tattoo legend charlie cartwright (good time charlie tattoo land), photo by adriana de barros

Cartwright has been married for 58 years and has a great relationship with his three kids.

Did he understand your passion for tattooing later in life?

Even though he accepted it and resigned himself to it, I don’t think he ever fully appreciated it. After 25 years of tattooing, he said: “Son, I never make it my business to make your business my business, but you sure spend a lot of money!” “What do you mean I spend a lot of money?” I said. (My dad was dirt poor as a kid.) “Well, you and your family fly all over the place. You live so wildly. I don’t quite get that. Can you give me a ballpark of how much you make?” And so I told him, and his eyes just bugged, “That’s more than the president of the United States makes!” “I don’t know what the president makes, and I don’t care.” But anyway, I think he appreciated the success because he measured everything in dollars. Which I had financially, but I don’t measure happiness by money.

Tattooer Jack Rudy, photo from Tattoo Man book by Bishop Rotary

Snapshots of Jack Rudy in the late 70s. Photos from “Tattoo Man” book.

When Jack Rudy first met you, he was 19; he thought you were a biker. Were you?

Well, no, I never was a biker. I did buy a trike from Lady Blue who worked for me in East LA. She said she would sell it for $1500. I didn’t even want a trike, but because she had spent $4,500 on parts and many of the Hells Angels had built it for her, it was cool looking. I rarely ever rode it because I would be mobbed by people wanting to talk about it.

Charlie Cartwright and Jack Rudy at the golden state tattoo expo, book signing, photo by adriana the tattoo journalist

Cartwright and Rudy book signing at the Golden State Expo in 2020.

You mentored Jack, you worked together, and you still attend events simultaneously. How does it feel to have a lifelong friend on this journey?

It has been a good thing for both of us. I still talk to Jack often, and we get together periodically. I have absolutely no regrets for breaking the guy in because he’s made a major contribution to the industry. He wasn’t just another person that liked tattoos; I could tell that Jack had talent! So he became more than just a guy that you break-in and go on down the road. We’ve been friends for over 45 years.

That’s also why I decided to do the book with Jack, “Tattoo Man—The Story of Good Time Charlie’s.” Our history is so connected. The fact is I never started [gave apprenticeships] to hardly anybody in the business. Jack is the only one of three people that weren’t relatives. And my only relatives were my children, that I ever broke in, all three of them tattooed at one time, and only one remains. But Jack, he was a good one. He’s carried on the name big time [“Good Time Charlie’s Tattooland”] and contributed greatly to the legacy of a black-and-gray fine line.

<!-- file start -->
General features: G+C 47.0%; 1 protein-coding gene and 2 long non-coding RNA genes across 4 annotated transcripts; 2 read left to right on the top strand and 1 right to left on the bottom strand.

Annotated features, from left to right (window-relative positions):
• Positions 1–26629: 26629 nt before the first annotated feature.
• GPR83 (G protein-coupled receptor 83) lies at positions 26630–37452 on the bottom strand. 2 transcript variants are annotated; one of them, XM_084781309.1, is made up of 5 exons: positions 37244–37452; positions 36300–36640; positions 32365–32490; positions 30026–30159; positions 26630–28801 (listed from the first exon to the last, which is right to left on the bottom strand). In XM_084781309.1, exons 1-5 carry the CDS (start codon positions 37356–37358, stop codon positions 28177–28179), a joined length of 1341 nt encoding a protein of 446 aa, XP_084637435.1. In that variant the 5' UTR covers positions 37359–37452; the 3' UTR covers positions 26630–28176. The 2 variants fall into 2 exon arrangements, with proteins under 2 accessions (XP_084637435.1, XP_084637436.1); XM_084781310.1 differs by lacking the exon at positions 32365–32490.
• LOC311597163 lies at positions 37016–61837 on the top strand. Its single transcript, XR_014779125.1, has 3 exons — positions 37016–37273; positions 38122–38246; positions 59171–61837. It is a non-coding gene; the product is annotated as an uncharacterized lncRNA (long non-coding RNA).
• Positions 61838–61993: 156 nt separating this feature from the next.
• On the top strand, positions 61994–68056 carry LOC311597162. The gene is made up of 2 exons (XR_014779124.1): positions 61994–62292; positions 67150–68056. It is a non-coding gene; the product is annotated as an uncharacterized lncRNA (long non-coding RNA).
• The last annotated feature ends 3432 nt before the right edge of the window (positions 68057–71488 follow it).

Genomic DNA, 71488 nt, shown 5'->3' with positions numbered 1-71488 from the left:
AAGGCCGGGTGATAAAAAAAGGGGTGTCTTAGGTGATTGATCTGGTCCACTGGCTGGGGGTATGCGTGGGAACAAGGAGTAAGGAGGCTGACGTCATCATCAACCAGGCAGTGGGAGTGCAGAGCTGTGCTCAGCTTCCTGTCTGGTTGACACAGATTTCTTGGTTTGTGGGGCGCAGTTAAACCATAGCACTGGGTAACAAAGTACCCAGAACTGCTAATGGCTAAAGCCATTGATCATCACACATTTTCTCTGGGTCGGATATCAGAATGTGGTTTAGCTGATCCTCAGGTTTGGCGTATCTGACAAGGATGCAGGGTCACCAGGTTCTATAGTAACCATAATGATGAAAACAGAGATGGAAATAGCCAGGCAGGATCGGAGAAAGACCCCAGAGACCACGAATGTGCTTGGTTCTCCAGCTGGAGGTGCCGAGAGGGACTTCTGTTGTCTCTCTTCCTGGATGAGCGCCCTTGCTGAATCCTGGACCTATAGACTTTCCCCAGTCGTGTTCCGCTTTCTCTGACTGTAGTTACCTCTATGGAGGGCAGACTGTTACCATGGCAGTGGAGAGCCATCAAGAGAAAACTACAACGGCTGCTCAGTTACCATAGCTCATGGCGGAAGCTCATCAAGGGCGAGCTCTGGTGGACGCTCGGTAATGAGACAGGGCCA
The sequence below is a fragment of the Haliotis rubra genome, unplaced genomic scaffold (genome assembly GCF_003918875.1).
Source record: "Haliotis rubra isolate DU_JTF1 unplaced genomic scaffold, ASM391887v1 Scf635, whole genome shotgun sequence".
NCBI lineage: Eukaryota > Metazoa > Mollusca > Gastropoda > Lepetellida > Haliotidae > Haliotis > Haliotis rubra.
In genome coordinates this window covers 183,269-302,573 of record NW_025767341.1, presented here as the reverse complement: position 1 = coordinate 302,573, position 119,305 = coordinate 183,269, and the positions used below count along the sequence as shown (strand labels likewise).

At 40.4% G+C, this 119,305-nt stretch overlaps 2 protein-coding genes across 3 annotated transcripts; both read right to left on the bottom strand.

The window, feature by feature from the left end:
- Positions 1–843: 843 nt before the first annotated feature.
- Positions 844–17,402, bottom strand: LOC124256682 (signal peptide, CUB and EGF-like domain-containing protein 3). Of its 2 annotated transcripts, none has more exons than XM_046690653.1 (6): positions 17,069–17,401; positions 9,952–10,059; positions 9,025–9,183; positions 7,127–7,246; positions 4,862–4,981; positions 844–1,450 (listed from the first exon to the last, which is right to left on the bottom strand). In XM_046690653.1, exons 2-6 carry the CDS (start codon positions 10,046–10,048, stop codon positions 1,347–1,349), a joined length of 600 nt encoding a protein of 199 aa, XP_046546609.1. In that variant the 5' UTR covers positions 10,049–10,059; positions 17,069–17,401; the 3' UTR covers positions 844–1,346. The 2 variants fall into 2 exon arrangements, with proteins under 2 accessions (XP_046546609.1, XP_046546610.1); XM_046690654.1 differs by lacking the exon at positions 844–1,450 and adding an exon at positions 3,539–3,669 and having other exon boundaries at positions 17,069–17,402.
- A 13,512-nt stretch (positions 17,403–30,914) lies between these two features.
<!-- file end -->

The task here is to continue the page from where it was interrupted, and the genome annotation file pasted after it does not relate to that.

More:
TATTOO MAN — The Story of Good Time Charlie's , published by Bishop

Cartwright’s tattoo shop was purchased by Ed Hardy in 1977. Photos © Hardy.

You were a visionary for opening a tattoo shop in East Los Angeles in 1975. You worked long hours, as you stated, “Till the last dog died.”

Sometimes we would finish at 7:00 in the morning. We would only open from 5:00 PM until 1:00 AM. I think I had been open for about a year, when Lady Blue (who worked with me at The Pike), phone calls, “Hey buddy, I went by your shop, and the sign says it opens at 5:00 PM. What’s that all about? How come you are not opening at noon?” I said, “Well if you want to open it at noon, you open it; I don’t want to go in until 5 PM. I like the night shift.”

Entrance to The Pike in 1960 with the Cyclone Racer in the background.

The entrance to The-Pike-amusement-park in Long Beach, California.

The Pike’s appeal was the later hours—carnival and amusement park.

Exactly!

Lady Blue said later, “I just had a visit from the health department today, and they said, ‘Well, we never got in there in all those years because we went home at 5 PM.” And so anyway, I thought, I figured that part right. But it wasn’t because of that; the later schedule worked better for me.

Presently custom tattoo art is typical; however, 50 years ago, it wasn’t.

It wasn’t that I was trying to do anything unique. I was trying to do whatever the customer wanted, whether it was unique or not.